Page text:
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Carlsberg commits to Russia and improved return on capital
[COPENHAGEN] Carlsberg will remain in Russia, despite the problems it faces there, as the Danish brewer vowed to improve its return on capital under a strategy outlined by its new chief executive.
Dutchman Cees 't Hart was hired last summer to break the deadlock the world's fourth largest brewer has been in since taking control of Russia's largest beer brand Baltika in 2008.
Despite tighter alcohol regulations and a weak economy, the Danish brewer said it is committed to the Russian market. "Russia remains an important market and we understand what it takes to succeed," Carlsberg said on Wednesday.
In a new strategy called SAIL '22, Carlsberg said it would consistently improve its return on invested capital (ROIC) through improved earnings and cutting invested capital.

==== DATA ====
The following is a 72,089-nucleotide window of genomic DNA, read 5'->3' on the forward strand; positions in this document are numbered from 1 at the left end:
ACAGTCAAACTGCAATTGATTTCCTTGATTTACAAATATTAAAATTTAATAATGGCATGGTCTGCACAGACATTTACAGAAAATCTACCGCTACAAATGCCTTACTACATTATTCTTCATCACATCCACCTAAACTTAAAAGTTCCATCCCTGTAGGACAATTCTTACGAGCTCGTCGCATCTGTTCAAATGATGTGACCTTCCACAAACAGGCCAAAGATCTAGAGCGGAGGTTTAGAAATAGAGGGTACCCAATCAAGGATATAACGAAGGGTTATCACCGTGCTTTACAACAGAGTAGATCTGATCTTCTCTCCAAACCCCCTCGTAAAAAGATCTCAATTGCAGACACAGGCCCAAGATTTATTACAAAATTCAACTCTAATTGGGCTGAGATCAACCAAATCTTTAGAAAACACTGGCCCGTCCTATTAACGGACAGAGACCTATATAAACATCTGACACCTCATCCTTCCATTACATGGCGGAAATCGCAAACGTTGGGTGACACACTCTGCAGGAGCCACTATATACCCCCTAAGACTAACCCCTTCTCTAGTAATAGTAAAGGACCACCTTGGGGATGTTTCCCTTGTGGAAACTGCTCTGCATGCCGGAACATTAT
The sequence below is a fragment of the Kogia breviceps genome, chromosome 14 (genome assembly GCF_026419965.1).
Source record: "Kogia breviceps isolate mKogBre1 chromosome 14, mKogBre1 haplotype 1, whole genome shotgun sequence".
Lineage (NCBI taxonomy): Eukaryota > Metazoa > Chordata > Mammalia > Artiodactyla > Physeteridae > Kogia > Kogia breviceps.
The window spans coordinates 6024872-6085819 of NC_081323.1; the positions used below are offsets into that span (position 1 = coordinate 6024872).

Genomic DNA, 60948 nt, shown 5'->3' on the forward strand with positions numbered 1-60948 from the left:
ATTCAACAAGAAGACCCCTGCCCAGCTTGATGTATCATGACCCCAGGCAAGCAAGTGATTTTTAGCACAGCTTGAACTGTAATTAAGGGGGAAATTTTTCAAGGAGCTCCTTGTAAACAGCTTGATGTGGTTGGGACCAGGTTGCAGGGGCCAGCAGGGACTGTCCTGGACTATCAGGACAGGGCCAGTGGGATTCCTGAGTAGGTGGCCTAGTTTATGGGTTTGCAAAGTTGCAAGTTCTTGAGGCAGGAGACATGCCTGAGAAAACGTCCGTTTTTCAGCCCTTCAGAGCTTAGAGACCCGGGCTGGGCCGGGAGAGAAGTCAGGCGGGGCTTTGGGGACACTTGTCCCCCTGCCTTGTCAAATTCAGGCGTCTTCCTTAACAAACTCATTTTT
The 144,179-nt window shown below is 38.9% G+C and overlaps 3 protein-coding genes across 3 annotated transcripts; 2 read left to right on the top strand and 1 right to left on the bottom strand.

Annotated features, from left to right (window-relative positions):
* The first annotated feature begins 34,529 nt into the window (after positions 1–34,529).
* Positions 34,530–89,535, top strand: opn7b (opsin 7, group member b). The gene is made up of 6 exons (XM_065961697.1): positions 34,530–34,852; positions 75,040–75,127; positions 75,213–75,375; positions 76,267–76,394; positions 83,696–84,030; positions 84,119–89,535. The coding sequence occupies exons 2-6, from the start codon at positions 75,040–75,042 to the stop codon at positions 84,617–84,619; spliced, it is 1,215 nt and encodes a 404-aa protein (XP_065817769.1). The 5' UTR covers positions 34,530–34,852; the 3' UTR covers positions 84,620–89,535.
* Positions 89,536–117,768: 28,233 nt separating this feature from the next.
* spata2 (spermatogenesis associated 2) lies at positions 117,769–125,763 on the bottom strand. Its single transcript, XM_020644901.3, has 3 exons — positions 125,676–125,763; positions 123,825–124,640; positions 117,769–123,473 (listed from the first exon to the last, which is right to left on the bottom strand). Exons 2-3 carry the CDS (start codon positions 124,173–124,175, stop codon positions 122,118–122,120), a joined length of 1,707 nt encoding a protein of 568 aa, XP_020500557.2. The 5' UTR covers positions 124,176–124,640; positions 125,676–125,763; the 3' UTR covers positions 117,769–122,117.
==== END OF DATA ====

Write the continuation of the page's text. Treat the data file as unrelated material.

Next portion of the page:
However, Carlsberg did not say what ROIC it expected, which disappointed some analysts. "There are no tangible financial targets. I had hoped for some concrete ROIC targets, but they didn't give those," analyst Ricky Rasmussen from Nykredit told Reuters.
Carlsberg reported a ROIC of 8.1 per cent for 2015. That figure excluded major writedowns made by 't Hart.
If these were included, Carlsberg's ROIC was negative 2.6 per cent, according to Reuters data, which compares to positive 9.2 per cent and 8.1 per cent at rivals Anheuser Busch Inbev and Heineken.
SABMiller, the last of the big four, had a return on capital of 9.0 in its financial year to end-March 2015, according to Reuters data.